The third detention came about half a year later. Mehrigul was given an orange uniform, which indicated either a life sentence or execution, but it turned out to be a path toward freedom. She told authorities that her execution could cause diplomatic trouble with the Egyptian government. She was allowed to return to Egypt with her children after meeting with Egyptian Embassy staff from Beijing, but was ordered to return to Xinjiang within two months.
In Egypt, Mehrigul discovered that her husband had traveled to China in search of her and their children, but was subsequently detained and sentenced to 16 years imprisonment. Chinese officers repeatedly contacted Mehrigul, using her family members -- 26 of whom were detained when she left Xinjiang -- to lure her back.
She instead sought refuge at the U.S. Embassy in Cairo. "Returning to China only meant that I will be killed," she said. "I was determined to tell the world what is happening at home." She and her daughters were accepted by the U.S. government, which has recently been raising the level of protest on the Uighur issue.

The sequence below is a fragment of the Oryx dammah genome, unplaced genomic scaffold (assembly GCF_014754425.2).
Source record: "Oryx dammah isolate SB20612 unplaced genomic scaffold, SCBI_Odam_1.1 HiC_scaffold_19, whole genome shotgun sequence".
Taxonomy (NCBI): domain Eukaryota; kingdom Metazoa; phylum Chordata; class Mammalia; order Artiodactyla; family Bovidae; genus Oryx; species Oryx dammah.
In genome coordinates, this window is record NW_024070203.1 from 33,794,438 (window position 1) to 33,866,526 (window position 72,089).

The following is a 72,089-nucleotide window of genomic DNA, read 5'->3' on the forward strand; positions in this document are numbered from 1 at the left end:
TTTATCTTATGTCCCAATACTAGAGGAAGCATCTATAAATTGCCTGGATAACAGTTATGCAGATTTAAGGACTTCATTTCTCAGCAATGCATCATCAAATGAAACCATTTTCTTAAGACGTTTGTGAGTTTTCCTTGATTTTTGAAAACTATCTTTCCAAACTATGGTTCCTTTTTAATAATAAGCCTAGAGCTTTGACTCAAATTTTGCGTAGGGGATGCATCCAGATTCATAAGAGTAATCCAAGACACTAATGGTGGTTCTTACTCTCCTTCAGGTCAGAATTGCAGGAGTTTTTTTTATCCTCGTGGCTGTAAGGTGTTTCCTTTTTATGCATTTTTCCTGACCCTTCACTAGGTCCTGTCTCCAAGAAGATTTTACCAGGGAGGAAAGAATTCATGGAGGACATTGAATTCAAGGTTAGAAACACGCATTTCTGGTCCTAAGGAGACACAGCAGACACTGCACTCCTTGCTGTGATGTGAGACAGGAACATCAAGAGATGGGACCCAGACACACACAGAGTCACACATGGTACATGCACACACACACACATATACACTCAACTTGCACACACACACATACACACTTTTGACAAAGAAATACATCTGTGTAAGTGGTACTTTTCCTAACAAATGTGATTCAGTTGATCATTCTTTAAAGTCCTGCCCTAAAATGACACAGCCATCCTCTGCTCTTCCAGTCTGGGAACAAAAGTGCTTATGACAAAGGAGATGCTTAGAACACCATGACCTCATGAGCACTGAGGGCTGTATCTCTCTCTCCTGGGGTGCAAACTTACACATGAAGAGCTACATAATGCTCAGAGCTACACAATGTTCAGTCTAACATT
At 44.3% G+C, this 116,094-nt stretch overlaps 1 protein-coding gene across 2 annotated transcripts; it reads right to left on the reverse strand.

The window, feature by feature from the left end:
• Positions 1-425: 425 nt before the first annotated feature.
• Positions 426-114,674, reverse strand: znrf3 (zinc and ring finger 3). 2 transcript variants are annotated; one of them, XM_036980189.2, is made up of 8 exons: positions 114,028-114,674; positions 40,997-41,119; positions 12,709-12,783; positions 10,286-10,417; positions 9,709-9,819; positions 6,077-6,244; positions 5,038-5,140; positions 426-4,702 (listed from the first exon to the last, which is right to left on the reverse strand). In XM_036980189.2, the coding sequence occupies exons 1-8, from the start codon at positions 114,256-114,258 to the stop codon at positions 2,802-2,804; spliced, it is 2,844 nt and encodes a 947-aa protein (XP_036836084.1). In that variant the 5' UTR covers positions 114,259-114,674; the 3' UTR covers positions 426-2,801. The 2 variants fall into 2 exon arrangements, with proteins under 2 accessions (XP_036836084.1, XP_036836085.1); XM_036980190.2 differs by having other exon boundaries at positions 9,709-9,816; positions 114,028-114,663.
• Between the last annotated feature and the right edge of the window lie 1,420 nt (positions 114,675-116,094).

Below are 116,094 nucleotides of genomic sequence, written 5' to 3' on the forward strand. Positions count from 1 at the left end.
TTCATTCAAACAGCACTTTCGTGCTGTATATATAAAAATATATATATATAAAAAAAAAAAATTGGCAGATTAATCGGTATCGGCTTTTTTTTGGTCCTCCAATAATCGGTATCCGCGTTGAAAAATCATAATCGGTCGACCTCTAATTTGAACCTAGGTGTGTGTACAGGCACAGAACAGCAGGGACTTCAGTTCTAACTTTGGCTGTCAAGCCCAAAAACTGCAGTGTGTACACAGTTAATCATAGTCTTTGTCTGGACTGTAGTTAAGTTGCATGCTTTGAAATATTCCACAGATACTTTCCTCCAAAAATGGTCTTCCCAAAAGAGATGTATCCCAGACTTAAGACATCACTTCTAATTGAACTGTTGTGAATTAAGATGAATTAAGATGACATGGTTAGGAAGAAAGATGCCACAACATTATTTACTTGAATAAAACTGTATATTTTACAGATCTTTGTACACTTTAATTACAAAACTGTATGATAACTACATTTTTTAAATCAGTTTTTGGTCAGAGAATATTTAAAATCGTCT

"In Xinjiang, the Communist Party has imprisoned more than a million Chinese Muslims, including Uighurs, in internment camps where they endure around-the-clock brainwashing," Vice President Mike Pence said at a conference last month. "Survivors of the camps have described their experiences as a deliberate attempt by Beijing to strangle Uighur culture and stamp out the Muslim faith."
Secretary of State Mike Pompeo, at the same event, called the situation "truly the stain of the century."
The international community, mainly Western democracies, is taking a common stance against China. In a joint statement last month to the U.N. Human Rights Council, 22 countries -- not including the U.S., which withdrew from the council under President Donald Trump -- called on China to "refrain from the arbitrary detention and restrictions on freedom of movement of Uighurs and other Muslim and minority communities in Xinjiang."
China hit back. Alken, Xinjiang's vice chairman, said 50 countries had signed a letter in support of Beijing's policy as of July 26. He called the allegations from Western governments "slandering and smearing."
Naoko Mizutani, associate professor at Meiji University who specializes in Uighurs and Chinese minorities, said at least 100 people have been killed at re-education centers in Xinjiang. "But this figure is only something that has surfaced so far," she said. "It is just the tip of the iceberg."
As a former detainee, Mehrigul does not know why fellow Uighurs and other minorities have been rounded up. She met doctors, bankers, teachers and other intellectuals in those facilities who "definitely do not have to be re-educated."